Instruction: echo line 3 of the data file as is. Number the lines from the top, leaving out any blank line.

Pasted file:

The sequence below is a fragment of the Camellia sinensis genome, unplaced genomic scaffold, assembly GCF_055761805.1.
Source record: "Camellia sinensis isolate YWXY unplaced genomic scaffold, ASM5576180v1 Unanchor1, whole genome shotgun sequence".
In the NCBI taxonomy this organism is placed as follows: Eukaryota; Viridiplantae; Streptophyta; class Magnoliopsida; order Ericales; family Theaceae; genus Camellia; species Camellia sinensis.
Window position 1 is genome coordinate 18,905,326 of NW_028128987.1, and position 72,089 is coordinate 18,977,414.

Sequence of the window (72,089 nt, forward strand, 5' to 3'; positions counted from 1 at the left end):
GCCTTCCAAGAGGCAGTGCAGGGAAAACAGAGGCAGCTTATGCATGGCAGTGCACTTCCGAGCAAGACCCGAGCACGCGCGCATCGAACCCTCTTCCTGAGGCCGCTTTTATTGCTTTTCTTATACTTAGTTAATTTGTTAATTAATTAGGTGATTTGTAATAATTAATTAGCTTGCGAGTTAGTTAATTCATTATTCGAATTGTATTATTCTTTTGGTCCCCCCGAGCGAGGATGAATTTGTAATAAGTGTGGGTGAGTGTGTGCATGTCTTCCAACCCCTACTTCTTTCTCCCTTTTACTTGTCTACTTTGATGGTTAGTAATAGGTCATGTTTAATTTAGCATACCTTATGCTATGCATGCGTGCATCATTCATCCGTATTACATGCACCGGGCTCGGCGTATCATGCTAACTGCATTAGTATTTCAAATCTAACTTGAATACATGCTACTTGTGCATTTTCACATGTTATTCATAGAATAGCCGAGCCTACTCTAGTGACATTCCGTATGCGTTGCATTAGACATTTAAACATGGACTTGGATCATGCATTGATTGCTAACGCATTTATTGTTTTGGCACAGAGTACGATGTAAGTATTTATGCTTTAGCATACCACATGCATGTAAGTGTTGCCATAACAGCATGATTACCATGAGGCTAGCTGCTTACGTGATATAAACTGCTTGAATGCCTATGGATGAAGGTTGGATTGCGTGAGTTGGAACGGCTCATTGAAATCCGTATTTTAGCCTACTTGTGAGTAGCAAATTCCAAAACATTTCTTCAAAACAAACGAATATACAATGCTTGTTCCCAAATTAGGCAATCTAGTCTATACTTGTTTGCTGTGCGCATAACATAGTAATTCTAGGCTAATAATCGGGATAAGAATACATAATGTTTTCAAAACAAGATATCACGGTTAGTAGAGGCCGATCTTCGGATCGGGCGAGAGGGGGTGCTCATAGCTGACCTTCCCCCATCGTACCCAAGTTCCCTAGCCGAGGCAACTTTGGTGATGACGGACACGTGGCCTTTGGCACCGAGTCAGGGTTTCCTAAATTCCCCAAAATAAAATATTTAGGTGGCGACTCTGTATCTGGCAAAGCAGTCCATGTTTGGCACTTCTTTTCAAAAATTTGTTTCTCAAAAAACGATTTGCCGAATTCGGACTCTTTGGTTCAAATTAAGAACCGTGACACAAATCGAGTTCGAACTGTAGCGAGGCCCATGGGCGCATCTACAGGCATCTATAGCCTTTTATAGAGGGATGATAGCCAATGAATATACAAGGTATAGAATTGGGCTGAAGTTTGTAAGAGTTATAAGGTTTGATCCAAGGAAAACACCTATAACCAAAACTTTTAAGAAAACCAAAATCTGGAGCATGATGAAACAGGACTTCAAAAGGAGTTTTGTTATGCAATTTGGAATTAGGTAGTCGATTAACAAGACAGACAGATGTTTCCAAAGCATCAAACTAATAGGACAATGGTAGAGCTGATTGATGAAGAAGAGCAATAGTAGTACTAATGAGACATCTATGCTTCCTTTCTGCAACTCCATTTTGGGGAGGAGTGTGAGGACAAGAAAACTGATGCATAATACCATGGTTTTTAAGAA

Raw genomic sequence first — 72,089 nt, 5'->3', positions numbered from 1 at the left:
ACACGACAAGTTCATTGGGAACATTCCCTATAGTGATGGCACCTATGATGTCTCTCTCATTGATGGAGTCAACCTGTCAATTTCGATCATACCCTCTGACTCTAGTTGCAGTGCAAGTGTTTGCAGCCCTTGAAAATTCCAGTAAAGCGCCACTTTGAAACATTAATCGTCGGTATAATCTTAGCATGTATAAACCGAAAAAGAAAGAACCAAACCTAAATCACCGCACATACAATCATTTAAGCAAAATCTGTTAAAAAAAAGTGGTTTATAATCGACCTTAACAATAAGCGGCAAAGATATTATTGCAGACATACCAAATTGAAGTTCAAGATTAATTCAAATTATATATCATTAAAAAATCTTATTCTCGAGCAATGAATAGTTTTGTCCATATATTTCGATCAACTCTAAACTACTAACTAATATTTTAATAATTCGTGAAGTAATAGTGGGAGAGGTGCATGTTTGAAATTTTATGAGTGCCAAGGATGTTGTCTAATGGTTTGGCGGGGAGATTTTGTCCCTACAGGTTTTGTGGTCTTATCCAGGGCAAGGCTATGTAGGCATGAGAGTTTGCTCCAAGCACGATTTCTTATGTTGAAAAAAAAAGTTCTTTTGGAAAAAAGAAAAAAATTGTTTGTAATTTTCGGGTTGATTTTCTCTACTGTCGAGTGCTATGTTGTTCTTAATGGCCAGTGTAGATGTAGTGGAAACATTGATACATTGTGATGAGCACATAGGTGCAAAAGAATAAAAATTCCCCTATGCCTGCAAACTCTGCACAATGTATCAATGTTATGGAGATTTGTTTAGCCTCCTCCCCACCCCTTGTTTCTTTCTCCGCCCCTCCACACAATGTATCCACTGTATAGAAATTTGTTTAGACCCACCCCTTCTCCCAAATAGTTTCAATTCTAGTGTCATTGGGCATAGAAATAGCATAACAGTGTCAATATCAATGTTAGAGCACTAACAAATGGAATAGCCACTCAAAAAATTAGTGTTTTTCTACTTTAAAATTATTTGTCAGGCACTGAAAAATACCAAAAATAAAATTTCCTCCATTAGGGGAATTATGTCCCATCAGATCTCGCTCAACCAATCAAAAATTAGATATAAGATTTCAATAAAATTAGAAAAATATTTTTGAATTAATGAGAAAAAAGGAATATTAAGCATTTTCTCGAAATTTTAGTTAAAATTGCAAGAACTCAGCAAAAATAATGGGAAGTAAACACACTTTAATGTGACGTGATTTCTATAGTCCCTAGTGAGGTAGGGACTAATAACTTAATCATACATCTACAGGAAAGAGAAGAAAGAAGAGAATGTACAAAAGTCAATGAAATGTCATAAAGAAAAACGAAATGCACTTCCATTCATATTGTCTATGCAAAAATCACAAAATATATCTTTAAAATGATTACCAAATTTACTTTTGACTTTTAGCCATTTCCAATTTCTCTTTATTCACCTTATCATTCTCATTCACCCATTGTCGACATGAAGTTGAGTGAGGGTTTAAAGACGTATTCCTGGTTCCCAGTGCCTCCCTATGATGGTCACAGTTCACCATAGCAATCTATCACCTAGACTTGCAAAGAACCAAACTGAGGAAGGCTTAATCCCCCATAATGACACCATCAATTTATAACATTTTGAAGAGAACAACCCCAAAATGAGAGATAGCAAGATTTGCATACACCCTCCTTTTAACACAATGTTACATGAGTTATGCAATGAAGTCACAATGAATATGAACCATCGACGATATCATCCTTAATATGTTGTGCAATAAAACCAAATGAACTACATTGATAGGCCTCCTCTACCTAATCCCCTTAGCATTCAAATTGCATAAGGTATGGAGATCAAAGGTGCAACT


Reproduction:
In the NCBI taxonomy this organism is placed as follows: Eukaryota; Viridiplantae; Streptophyta; class Magnoliopsida; order Ericales; family Theaceae; genus Camellia; species Camellia sinensis.